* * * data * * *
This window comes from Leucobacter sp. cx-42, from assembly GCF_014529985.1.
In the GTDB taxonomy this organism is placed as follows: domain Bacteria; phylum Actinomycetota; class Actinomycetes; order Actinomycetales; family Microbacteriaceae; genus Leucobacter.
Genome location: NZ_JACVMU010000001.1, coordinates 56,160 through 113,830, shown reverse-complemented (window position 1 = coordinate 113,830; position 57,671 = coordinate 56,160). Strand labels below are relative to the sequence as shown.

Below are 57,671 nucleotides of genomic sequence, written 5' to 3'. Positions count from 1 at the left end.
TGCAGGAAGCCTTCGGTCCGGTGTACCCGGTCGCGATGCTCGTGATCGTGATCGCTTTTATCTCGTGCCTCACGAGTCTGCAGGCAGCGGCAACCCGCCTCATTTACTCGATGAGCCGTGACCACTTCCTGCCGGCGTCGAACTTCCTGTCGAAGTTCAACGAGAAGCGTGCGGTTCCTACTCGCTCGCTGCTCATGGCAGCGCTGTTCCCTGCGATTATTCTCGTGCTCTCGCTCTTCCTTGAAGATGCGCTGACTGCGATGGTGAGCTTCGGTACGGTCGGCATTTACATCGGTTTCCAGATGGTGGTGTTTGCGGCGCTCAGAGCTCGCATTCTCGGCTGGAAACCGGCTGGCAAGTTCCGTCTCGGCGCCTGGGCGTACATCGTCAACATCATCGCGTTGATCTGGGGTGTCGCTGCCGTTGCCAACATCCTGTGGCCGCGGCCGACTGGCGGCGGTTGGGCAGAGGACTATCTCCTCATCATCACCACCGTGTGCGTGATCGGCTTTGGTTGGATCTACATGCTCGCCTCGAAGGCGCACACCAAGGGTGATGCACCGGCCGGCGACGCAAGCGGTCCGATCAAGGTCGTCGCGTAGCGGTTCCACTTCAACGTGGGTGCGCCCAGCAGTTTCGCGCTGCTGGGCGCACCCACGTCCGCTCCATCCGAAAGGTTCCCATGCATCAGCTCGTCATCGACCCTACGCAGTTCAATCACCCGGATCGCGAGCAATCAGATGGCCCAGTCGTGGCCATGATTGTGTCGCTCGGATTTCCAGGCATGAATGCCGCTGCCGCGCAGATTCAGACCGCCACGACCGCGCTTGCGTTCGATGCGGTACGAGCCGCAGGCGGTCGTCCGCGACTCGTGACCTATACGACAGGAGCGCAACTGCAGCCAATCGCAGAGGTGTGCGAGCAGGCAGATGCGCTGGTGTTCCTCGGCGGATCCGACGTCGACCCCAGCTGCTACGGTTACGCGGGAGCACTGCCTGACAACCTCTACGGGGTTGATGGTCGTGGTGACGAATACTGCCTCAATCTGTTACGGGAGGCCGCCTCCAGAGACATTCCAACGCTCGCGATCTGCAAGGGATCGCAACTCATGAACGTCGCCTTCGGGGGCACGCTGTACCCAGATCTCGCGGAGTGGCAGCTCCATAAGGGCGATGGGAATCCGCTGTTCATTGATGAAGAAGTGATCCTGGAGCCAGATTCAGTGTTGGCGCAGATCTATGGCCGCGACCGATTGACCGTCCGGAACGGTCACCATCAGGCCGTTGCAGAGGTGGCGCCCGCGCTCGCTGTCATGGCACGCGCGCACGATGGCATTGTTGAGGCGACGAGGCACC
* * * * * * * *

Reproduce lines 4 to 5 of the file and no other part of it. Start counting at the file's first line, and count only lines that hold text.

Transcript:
Below are 57,671 nucleotides of genomic sequence, written 5' to 3'. Positions count from 1 at the left end.
TGCAGGAAGCCTTCGGTCCGGTGTACCCGGTCGCGATGCTCGTGATCGTGATCGCTTTTATCTCGTGCCTCACGAGTCTGCAGGCAGCGGCAACCCGCCTCATTTACTCGATGAGCCGTGACCACTTCCTGCCGGCGTCGAACTTCCTGTCGAAGTTCAACGAGAAGCGTGCGGTTCCTACTCGCTCGCTGCTCATGGCAGCGCTGTTCCCTGCGATTATTCTCGTGCTCTCGCTCTTCCTTGAAGATGCGCTGACTGCGATGGTGAGCTTCGGTACGGTCGGCATTTACATCGGTTTCCAGATGGTGGTGTTTGCGGCGCTCAGAGCTCGCATTCTCGGCTGGAAACCGGCTGGCAAGTTCCGTCTCGGCGCCTGGGCGTACATCGTCAACATCATCGCGTTGATCTGGGGTGTCGCTGCCGTTGCCAACATCCTGTGGCCGCGGCCGACTGGCGGCGGTTGGGCAGAGGACTATCTCCTCATCATCACCACCGTGTGCGTGATCGGCTTTGGTTGGATCTACATGCTCGCCTCGAAGGCGCACACCAAGGGTGATGCACCGGCCGGCGACGCAAGCGGTCCGATCAAGGTCGTCGCGTAGCGGTTCCACTTCAACGTGGGTGCGCCCAGCAGTTTCGCGCTGCTGGGCGCACCCACGTCCGCTCCATCCGAAAGGTTCCCATGCATCAGCTCGTCATCGACCCTACGCAGTTCAATCACCCGGATCGCGAGCAATCAGATGGCCCAGTCGTGGCCATGATTGTGTCGCTCGGATTTCCAGGCATGAATGCCGCTGCCGCGCAGATTCAGACCGCCACGACCGCGCTTGCGTTCGATGCGGTACGAGCCGCAGGCGGTCGTCCGCGACTCGTGACCTATACGACAGGAGCGCAACTGCAGCCAATCGCAGAGGTGTGCGAGCAGGCAGATGCGCTGGTGTTCCTCGGCGGATCCGACGTCGACCCCAGCTGCTACGGTTACGCGGGAGCACTGCCTGACAACCTCTACGGGGTTGATGGTCGTGGTGACGAATACTGCCTCAATCTGTTACGGGAGGCCGCCTCCAGAGACATTCCAACGCTCGCGATCTGCAAGGGATCGCAACTCATGAACGTCGCCTTCGGGGGCACGCTGTACCCAGATCTCGCGGAGTGGCAGCTCCATAAGGGCGATGGGAATCCGCTGTTCATTGATGAAGAAGTGATCCTGGAGCCAGATTCAGTGTTGGCGCAGATCTATGGCCGCGACCGATTGACCGTCCGGAACGGTCACCATCAGGCCGTTGCAGAGGTGGCGCCCGCGCTCGCTGTCATGGCACGCGCGCACGATGGCATTGTTGAGGCGACGAGGCACC